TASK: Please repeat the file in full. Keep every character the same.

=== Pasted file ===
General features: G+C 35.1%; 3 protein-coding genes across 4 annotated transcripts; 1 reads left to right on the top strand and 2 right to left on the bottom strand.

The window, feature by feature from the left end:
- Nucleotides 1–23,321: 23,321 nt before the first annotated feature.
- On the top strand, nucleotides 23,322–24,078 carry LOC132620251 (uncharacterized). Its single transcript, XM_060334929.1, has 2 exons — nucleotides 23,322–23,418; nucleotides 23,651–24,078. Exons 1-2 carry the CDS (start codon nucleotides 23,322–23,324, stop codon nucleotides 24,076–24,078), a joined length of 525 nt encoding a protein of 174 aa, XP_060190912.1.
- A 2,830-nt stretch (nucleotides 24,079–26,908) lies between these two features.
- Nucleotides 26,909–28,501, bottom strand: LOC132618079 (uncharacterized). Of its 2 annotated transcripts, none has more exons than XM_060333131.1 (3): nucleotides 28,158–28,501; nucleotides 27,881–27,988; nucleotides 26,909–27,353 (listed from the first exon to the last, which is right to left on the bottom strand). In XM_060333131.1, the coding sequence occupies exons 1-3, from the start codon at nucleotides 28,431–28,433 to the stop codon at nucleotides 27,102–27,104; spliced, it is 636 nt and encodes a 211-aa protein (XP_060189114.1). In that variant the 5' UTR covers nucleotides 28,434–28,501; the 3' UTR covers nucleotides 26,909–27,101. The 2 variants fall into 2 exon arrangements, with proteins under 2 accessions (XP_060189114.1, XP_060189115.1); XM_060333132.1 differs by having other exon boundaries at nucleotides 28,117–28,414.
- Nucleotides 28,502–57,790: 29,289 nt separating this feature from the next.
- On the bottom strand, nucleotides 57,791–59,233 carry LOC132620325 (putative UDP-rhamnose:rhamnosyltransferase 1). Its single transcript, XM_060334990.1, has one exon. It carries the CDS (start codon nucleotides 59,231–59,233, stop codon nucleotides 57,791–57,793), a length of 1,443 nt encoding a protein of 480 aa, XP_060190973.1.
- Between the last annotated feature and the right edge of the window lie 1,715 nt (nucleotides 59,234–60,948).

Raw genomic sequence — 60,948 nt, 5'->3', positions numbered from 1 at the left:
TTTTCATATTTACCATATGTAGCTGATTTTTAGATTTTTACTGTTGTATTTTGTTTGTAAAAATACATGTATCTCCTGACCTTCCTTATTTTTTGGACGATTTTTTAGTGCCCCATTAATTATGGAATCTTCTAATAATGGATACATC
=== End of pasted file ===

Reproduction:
General features: G+C 35.1%; 3 protein-coding genes across 4 annotated transcripts; 1 reads left to right on the top strand and 2 right to left on the bottom strand.

The window, feature by feature from the left end:
- Nucleotides 1–23,321: 23,321 nt before the first annotated feature.
- On the top strand, nucleotides 23,322–24,078 carry LOC132620251 (uncharacterized). Its single transcript, XM_060334929.1, has 2 exons — nucleotides 23,322–23,418; nucleotides 23,651–24,078. Exons 1-2 carry the CDS (start codon nucleotides 23,322–23,324, stop codon nucleotides 24,076–24,078), a joined length of 525 nt encoding a protein of 174 aa, XP_060190912.1.
- A 2,830-nt stretch (nucleotides 24,079–26,908) lies between these two features.
- Nucleotides 26,909–28,501, bottom strand: LOC132618079 (uncharacterized). Of its 2 annotated transcripts, none has more exons than XM_060333131.1 (3): nucleotides 28,158–28,501; nucleotides 27,881–27,988; nucleotides 26,909–27,353 (listed from the first exon to the last, which is right to left on the bottom strand). In XM_060333131.1, the coding sequence occupies exons 1-3, from the start codon at nucleotides 28,431–28,433 to the stop codon at nucleotides 27,102–27,104; spliced, it is 636 nt and encodes a 211-aa protein (XP_060189114.1). In that variant the 5' UTR covers nucleotides 28,434–28,501; the 3' UTR covers nucleotides 26,909–27,101. The 2 variants fall into 2 exon arrangements, with proteins under 2 accessions (XP_060189114.1, XP_060189115.1); XM_060333132.1 differs by having other exon boundaries at nucleotides 28,117–28,414.
- Nucleotides 28,502–57,790: 29,289 nt separating this feature from the next.
- On the bottom strand, nucleotides 57,791–59,233 carry LOC132620325 (putative UDP-rhamnose:rhamnosyltransferase 1). Its single transcript, XM_060334990.1, has one exon. It carries the CDS (start codon nucleotides 59,231–59,233, stop codon nucleotides 57,791–57,793), a length of 1,443 nt encoding a protein of 480 aa, XP_060190973.1.
- Between the last annotated feature and the right edge of the window lie 1,715 nt (nucleotides 59,234–60,948).

Raw genomic sequence — 60,948 nt, 5'->3', positions numbered from 1 at the left:
TTTTCATATTTACCATATGTAGCTGATTTTTAGATTTTTACTGTTGTATTTTGTTTGTAAAAATACATGTATCTCCTGACCTTCCTTATTTTTTGGACGATTTTTTAGTGCCCCATTAATTATGGAATCTTCTAATAATGGATACATC